These sector growth figures point to a relatively fragile recovery path, with liquidity being the major constraint on the manufacturing, finance, and construction sectors. On balance the 9.3% GDP projection is realistic, particularly given that we are growing from a low base, having shed 40% of our national income during the recession period of 2000-2008.

Inflationary pressures seem under check, with year-on-year price levels thawing step-wise from 3.5% in January, 3% in February, 2.7% in March, and 2.5% in May, though edging up marginally to 2.9% in June. This remains in line with SADC single digit levels, with Zimbabwe’s inflation profile below the regional average for May of 7%. However, there is need to maintain caution, as the inflation outlook remains under pressure from the possible direction of the South African Rand, given that 60% of Zimbabwe’s trade and production function is linked to this currency.

Developments in the USA, particularly on the Debt plan, will also have a bearing on the stability of the US$, with both short and medium term impacts on prices. Crude oil prices have since breached the US$100 /barrel, on the back of the Middle East political tensions, (Libya), evoking possible challenges on price levels for net oil exporting countries such as Zimbabwe.

Budget performance Review: -

The 2011 Budget envelope of US$2.746 has been retained, particularly given a mixed performance profile for revenue collections for the year to June 30th. Original revenue monthly collections that had been set at US$230 million, have only been exceeded in June at US$277,3 million, whilst the rest of the months have performed below par, thereby denting the near term revenue outlook. By the 30th of June, 2011, government had spent 41.5% of the budget that is US$1.14 billion, against cumulative revenues of US$1.352 billion, implying a spending within fiscal capacity outturn for the period. During the period Diamond sales accounted for US$313.5 million, of which government sales accounted for 56% (US$174.2 million), whilst the balance was accounted for by the private sector.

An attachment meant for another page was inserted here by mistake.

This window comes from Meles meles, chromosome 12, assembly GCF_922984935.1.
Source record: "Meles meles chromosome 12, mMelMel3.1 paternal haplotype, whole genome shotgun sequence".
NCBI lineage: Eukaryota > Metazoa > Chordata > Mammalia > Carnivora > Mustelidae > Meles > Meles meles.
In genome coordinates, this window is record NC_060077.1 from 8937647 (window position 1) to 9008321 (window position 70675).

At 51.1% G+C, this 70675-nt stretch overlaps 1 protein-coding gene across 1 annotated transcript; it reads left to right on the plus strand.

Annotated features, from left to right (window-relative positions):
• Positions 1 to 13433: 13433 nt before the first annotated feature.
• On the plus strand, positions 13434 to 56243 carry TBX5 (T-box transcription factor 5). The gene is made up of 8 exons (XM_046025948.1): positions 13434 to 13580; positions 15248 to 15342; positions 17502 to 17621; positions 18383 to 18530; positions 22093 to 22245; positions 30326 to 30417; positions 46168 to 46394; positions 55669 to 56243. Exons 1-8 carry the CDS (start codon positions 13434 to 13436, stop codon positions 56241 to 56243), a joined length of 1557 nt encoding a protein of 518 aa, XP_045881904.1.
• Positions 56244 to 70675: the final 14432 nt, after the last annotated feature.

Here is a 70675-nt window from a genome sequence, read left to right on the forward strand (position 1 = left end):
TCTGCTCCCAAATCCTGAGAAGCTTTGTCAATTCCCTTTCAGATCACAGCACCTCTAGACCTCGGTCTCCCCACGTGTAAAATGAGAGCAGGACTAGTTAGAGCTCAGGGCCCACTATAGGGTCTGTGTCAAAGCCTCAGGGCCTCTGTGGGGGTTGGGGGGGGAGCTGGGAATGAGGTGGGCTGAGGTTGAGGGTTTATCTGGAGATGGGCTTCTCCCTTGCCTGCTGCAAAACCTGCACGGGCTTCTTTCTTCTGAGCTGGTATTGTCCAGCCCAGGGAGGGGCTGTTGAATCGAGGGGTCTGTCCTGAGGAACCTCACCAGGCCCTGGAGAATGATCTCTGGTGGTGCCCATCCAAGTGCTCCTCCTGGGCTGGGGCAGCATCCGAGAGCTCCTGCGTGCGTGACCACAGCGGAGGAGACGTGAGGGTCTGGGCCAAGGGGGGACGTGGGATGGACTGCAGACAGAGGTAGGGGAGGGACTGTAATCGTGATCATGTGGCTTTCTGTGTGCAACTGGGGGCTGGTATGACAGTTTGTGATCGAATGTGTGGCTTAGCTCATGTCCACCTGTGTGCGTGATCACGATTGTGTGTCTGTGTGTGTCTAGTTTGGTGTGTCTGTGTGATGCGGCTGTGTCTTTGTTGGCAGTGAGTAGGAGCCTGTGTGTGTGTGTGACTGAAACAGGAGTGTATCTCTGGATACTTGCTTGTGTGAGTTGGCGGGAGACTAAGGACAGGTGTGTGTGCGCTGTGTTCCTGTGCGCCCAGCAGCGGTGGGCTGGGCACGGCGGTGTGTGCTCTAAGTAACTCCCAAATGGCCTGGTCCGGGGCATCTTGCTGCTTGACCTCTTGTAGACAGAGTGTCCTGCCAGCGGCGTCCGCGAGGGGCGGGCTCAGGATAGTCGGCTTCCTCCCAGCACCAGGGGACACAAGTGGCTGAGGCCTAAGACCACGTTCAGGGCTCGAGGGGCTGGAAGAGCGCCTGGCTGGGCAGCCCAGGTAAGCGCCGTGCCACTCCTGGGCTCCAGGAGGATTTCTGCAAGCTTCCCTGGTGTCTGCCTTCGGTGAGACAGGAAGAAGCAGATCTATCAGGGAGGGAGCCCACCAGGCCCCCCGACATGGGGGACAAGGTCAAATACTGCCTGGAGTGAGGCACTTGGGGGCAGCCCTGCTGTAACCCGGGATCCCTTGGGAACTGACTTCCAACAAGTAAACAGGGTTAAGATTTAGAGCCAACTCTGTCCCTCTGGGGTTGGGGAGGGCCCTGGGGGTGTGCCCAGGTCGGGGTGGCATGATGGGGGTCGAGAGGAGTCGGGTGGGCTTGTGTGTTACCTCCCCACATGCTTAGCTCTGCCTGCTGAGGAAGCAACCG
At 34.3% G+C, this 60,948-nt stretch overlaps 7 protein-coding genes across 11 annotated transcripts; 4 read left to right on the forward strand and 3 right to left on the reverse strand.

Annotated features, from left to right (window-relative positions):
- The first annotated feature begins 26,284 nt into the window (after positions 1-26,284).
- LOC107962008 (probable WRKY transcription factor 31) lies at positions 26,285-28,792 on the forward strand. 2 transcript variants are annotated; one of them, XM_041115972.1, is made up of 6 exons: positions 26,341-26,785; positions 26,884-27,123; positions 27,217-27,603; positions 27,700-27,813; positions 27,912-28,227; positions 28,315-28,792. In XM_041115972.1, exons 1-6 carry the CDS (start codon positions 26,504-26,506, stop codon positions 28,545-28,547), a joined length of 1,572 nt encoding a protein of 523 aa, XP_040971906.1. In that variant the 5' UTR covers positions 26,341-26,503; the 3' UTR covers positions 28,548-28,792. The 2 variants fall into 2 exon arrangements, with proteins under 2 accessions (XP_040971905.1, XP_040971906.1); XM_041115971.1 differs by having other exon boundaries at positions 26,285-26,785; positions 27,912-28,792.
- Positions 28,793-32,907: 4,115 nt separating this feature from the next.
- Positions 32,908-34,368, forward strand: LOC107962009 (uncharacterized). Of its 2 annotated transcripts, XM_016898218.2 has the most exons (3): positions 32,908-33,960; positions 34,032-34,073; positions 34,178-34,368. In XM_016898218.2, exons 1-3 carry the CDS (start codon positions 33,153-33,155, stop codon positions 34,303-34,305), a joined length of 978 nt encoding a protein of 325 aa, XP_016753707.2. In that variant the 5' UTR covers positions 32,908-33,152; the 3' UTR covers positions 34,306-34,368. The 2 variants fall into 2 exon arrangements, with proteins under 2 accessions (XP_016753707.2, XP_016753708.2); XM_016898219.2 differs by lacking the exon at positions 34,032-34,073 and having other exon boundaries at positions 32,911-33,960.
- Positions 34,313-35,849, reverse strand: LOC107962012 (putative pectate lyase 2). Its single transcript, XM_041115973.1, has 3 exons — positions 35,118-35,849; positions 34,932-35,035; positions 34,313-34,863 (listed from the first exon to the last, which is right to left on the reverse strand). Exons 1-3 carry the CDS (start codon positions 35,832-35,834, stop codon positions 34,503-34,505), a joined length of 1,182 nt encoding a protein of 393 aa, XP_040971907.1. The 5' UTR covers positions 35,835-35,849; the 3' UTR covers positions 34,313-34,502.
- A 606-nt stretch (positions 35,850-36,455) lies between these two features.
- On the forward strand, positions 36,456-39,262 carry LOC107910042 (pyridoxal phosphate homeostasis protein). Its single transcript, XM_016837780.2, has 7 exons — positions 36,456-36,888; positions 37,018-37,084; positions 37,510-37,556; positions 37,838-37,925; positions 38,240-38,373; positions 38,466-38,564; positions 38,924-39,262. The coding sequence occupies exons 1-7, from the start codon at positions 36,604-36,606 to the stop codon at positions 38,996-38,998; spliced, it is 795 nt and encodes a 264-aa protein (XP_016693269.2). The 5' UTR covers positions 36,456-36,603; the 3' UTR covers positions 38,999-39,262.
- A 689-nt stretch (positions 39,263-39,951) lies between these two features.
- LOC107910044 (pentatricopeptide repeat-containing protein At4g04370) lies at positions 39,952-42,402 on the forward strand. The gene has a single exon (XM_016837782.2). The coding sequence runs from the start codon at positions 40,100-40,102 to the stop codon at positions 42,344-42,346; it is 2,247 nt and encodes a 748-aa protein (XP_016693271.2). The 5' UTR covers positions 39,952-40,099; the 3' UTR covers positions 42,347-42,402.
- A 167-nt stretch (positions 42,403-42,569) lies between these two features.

Fiscal pressures remain abound, with the civil service wage bill being a major risk on fiscal performance in the medium to long term, particularly given a shrinking tax base, and an already heavily taxed society. Employment costs have risen steeply by 15%, from US$120 million to US$162 million monthly in July, obligating government to seek ways of raising the additional cash. These developments will thus stretch the employment costs for the year to December 2011, to US$1.8 billion, or a 29% spike from an original target of US$1.4 billion. This will push the proportion of employment costs to 66% of budget, from an original 61%, a figure that was already high, and unsustainable.

This is not desirable in development economics as it tends to crowd out meaningful investment capital, as it builds a consumptive and inflationary mode in public finance, hence compromising social service delivery and social protection expenditures, priority areas for restoring social infrastructure that was eroded during the crisis period of 2000-2008.